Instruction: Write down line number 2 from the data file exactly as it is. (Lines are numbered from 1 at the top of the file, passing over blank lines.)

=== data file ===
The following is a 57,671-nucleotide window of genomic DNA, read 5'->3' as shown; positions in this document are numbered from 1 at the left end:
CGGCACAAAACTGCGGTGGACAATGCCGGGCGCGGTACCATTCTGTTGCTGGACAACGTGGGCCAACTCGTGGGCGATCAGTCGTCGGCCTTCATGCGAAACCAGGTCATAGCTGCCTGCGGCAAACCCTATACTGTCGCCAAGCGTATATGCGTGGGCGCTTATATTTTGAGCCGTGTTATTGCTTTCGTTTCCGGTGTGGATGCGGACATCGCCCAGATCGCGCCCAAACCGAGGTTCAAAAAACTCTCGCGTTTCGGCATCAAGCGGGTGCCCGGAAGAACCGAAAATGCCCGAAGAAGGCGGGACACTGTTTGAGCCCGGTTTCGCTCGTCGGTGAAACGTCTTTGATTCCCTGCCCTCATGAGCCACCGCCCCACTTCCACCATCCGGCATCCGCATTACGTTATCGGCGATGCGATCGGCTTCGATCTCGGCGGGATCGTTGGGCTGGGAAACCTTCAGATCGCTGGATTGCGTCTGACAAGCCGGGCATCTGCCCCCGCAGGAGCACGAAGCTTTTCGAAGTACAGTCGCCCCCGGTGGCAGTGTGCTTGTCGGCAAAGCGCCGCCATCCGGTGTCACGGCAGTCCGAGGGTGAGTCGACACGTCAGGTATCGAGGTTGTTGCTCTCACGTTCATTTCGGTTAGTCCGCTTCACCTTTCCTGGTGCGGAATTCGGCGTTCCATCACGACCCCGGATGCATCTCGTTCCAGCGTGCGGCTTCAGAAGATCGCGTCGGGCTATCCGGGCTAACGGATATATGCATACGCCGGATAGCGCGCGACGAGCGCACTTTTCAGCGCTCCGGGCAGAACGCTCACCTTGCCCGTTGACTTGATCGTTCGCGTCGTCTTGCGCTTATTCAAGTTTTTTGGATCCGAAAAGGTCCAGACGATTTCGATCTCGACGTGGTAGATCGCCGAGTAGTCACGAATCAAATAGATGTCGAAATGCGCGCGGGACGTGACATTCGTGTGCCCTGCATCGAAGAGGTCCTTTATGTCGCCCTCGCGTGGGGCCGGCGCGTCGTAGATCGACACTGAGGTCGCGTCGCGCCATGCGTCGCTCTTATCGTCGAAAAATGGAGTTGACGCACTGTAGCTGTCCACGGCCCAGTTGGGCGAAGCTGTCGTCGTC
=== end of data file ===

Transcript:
CGGCACAAAACTGCGGTGGACAATGCCGGGCGCGGTACCATTCTGTTGCTGGACAACGTGGGCCAACTCGTGGGCGATCAGTCGTCGGCCTTCATGCGAAACCAGGTCATAGCTGCCTGCGGCAAACCCTATACTGTCGCCAAGCGTATATGCGTGGGCGCTTATATTTTGAGCCGTGTTATTGCTTTCGTTTCCGGTGTGGATGCGGACATCGCCCAGATCGCGCCCAAACCGAGGTTCAAAAAACTCTCGCGTTTCGGCATCAAGCGGGTGCCCGGAAGAACCGAAAATGCCCGAAGAAGGCGGGACACTGTTTGAGCCCGGTTTCGCTCGTCGGTGAAACGTCTTTGATTCCCTGCCCTCATGAGCCACCGCCCCACTTCCACCATCCGGCATCCGCATTACGTTATCGGCGATGCGATCGGCTTCGATCTCGGCGGGATCGTTGGGCTGGGAAACCTTCAGATCGCTGGATTGCGTCTGACAAGCCGGGCATCTGCCCCCGCAGGAGCACGAAGCTTTTCGAAGTACAGTCGCCCCCGGTGGCAGTGTGCTTGTCGGCAAAGCGCCGCCATCCGGTGTCACGGCAGTCCGAGGGTGAGTCGACACGTCAGGTATCGAGGTTGTTGCTCTCACGTTCATTTCGGTTAGTCCGCTTCACCTTTCCTGGTGCGGAATTCGGCGTTCCATCACGACCCCGGATGCATCTCGTTCCAGCGTGCGGCTTCAGAAGATCGCGTCGGGCTATCCGGGCTAACGGATATATGCATACGCCGGATAGCGCGCGACGAGCGCACTTTTCAGCGCTCCGGGCAGAACGCTCACCTTGCCCGTTGACTTGATCGTTCGCGTCGTCTTGCGCTTATTCAAGTTTTTTGGATCCGAAAAGGTCCAGACGATTTCGATCTCGACGTGGTAGATCGCCGAGTAGTCACGAATCAAATAGATGTCGAAATGCGCGCGGGACGTGACATTCGTGTGCCCTGCATCGAAGAGGTCCTTTATGTCGCCCTCGCGTGGGGCCGGCGCGTCGTAGATCGACACTGAGGTCGCGTCGCGCCATGCGTCGCTCTTATCGTCGAAAAATGGAGTTGACGCACTGTAGCTGTCCACGGCCCAGTTGGGCGAAGCTGTCGTCGTC